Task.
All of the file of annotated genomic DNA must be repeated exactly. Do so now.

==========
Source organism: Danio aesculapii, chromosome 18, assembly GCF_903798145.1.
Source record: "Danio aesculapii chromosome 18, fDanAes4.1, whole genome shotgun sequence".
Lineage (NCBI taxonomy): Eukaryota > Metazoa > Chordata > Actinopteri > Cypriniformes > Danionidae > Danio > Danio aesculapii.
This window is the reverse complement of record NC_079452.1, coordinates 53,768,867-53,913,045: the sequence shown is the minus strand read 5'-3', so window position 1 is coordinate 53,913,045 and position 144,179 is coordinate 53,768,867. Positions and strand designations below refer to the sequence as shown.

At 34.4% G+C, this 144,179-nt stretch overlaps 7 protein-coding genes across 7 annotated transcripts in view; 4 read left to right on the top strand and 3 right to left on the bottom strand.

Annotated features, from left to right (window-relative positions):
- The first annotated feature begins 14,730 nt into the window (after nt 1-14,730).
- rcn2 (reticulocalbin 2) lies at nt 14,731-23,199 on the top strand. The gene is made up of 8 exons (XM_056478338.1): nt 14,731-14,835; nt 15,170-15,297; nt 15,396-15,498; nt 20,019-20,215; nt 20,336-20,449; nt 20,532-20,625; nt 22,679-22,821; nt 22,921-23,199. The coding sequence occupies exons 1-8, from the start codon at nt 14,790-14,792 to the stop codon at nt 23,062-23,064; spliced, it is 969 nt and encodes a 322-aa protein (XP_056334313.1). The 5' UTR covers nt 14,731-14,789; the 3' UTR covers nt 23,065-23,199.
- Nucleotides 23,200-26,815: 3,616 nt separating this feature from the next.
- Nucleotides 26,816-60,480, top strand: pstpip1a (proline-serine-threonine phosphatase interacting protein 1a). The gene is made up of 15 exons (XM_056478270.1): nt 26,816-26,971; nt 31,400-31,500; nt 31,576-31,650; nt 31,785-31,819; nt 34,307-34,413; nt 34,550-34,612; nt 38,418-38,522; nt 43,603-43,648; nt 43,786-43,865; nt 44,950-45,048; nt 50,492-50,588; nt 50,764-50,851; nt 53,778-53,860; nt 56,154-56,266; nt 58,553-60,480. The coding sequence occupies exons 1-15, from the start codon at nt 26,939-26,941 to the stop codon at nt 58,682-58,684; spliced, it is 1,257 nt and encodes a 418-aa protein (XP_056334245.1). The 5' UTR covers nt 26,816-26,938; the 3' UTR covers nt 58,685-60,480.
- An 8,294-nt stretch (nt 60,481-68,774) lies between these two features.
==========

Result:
Source organism: Danio aesculapii, chromosome 18, assembly GCF_903798145.1.
Source record: "Danio aesculapii chromosome 18, fDanAes4.1, whole genome shotgun sequence".
Lineage (NCBI taxonomy): Eukaryota > Metazoa > Chordata > Actinopteri > Cypriniformes > Danionidae > Danio > Danio aesculapii.
This window is the reverse complement of record NC_079452.1, coordinates 53,768,867-53,913,045: the sequence shown is the minus strand read 5'-3', so window position 1 is coordinate 53,913,045 and position 144,179 is coordinate 53,768,867. Positions and strand designations below refer to the sequence as shown.

At 34.4% G+C, this 144,179-nt stretch overlaps 7 protein-coding genes across 7 annotated transcripts in view; 4 read left to right on the top strand and 3 right to left on the bottom strand.

Annotated features, from left to right (window-relative positions):
- The first annotated feature begins 14,730 nt into the window (after nt 1-14,730).
- rcn2 (reticulocalbin 2) lies at nt 14,731-23,199 on the top strand. The gene is made up of 8 exons (XM_056478338.1): nt 14,731-14,835; nt 15,170-15,297; nt 15,396-15,498; nt 20,019-20,215; nt 20,336-20,449; nt 20,532-20,625; nt 22,679-22,821; nt 22,921-23,199. The coding sequence occupies exons 1-8, from the start codon at nt 14,790-14,792 to the stop codon at nt 23,062-23,064; spliced, it is 969 nt and encodes a 322-aa protein (XP_056334313.1). The 5' UTR covers nt 14,731-14,789; the 3' UTR covers nt 23,065-23,199.
- Nucleotides 23,200-26,815: 3,616 nt separating this feature from the next.
- Nucleotides 26,816-60,480, top strand: pstpip1a (proline-serine-threonine phosphatase interacting protein 1a). The gene is made up of 15 exons (XM_056478270.1): nt 26,816-26,971; nt 31,400-31,500; nt 31,576-31,650; nt 31,785-31,819; nt 34,307-34,413; nt 34,550-34,612; nt 38,418-38,522; nt 43,603-43,648; nt 43,786-43,865; nt 44,950-45,048; nt 50,492-50,588; nt 50,764-50,851; nt 53,778-53,860; nt 56,154-56,266; nt 58,553-60,480. The coding sequence occupies exons 1-15, from the start codon at nt 26,939-26,941 to the stop codon at nt 58,682-58,684; spliced, it is 1,257 nt and encodes a 418-aa protein (XP_056334245.1). The 5' UTR covers nt 26,816-26,938; the 3' UTR covers nt 58,685-60,480.
- An 8,294-nt stretch (nt 60,481-68,774) lies between these two features.